Practical Policy Recommendations (Endorsed)

 

Practical policy Working Group

Recommendation Title: Machine Actionable Policy Templates

Impact: Can be used to enforce management, automate administrative tasks, validate assessment criteria, and automate scientific analyses

Recommendation package DOI: http://dx.doi.org/10.15497/83E1B3F9-7E17-484A-A466-B3E5775121CC

Co-Chairs:

Reagan Moore, RENCI

Rainer Stotzka, Karlsruhe Institute of Technology

 

Computer actionable policies are used to enforce management, automate administrative tasks, validate assessment criteria, and automate scientific analyses.  The benefits of using policies include minimization of the amount of labor needed to manage a collection, the ability to publish to the users the rules that are being used, and the ability to automate process management.

Currently all sites and scientific communities use their own set of policies, if any. A generic set of policies that can be revised and adapted by user communities and site managers who need to build up their own data collection in a trusted environment does not exist.

What are the Goals?

The goals of the working group therefore are

  • To bring together practitioners in policy making and policy implementation
  • To identify typical application scenarios for policies such as replication, preservation etc.
  • To collect and to register practical policies
  • To enable sharing, revising, adapting, and re-using of computer actionable policies

Please download the full Practical Policy (PP) WG recommendation package below, as individual sections. 

Please use the comment function below for questions and suggestions. Please note that you need to login in order to comment.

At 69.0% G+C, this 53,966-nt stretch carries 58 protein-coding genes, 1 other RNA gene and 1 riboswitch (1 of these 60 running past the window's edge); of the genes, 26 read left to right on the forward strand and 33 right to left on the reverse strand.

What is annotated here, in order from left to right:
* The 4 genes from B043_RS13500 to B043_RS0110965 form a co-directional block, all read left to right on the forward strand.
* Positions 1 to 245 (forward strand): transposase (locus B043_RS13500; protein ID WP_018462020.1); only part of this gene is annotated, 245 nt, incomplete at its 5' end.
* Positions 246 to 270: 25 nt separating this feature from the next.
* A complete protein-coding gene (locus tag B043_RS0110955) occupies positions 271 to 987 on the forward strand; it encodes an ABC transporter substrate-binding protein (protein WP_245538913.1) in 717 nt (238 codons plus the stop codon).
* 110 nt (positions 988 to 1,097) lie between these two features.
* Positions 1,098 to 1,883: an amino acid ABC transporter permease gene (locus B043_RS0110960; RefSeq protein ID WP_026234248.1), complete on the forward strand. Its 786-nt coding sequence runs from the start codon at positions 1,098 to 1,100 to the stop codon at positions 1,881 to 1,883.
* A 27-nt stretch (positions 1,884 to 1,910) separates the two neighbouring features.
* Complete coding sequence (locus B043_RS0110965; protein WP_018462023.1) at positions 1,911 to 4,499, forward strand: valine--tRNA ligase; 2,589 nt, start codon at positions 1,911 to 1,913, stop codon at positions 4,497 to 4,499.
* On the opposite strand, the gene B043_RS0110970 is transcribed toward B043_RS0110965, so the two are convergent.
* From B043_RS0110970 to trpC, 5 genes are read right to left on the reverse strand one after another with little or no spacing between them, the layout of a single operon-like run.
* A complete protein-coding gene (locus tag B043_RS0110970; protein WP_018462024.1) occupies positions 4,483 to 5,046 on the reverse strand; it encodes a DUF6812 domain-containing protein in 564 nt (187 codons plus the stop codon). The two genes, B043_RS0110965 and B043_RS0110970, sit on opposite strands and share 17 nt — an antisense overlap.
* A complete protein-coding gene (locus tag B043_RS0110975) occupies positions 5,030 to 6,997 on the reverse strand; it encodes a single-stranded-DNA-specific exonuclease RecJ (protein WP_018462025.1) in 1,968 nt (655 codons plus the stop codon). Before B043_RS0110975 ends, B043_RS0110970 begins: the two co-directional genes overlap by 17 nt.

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  • Elizabeth Griffin's picture

    Author: Elizabeth Griffin

    Date: 26 Mar, 2015

    What you say might work in a simple, strightforward, undeveloped environment, but the actual state of affairs is probably a tad more complicated than that.

    The stated goals are
    (a) To bring together practitioners in policy making and policy implementation
    (b) To identify typical application scenarios for policies such as replication, preservation etc.
    (c) To collect and to register practical policies
    (d) To enable sharing, revising, adapting, and re-using of computer actionable policies.

    Now data producers (observers, research practitioners, lab workers, etc.) will, from sheer necessity of research organization, already have their own forms of data management. If there is no identifiable domain repository and handling system, then it will simply be something that works for them; and if they are not part of a grand collaboration with outside partners, then what they have will be adequate for them, so they will not cheerfully embrace a request to change 'for the common good', or certainly not unless someone comes along and does it for them. Researchers usually have objectives and date targets to meet, and their funding agencies do not expect them to use their time formatting data just so that others can use them.

    If I take Astronomy as an example, an international scheme for data deposit (largely signalled by space missions but by multi-national ground-based ones too) is well established because the number of astronomers in research is relatively manageable, and because people have been working on these very problems, for the sake of sharing data, ever since astronomical data became born-digital, so the basic concepts were built in from the get-go. That is why it has been possible to build such a thing as a Virtual Observatory, whereby data sets can be made fully interoperable, and even retrofitted to that standard. But take almost any other domain, where data-survival has been more common than data management, and where the numbers of people involved are larger. Individualism will be rife, and trying to supplant it with a unified all-singing all-dancing system is going to take several revolutions and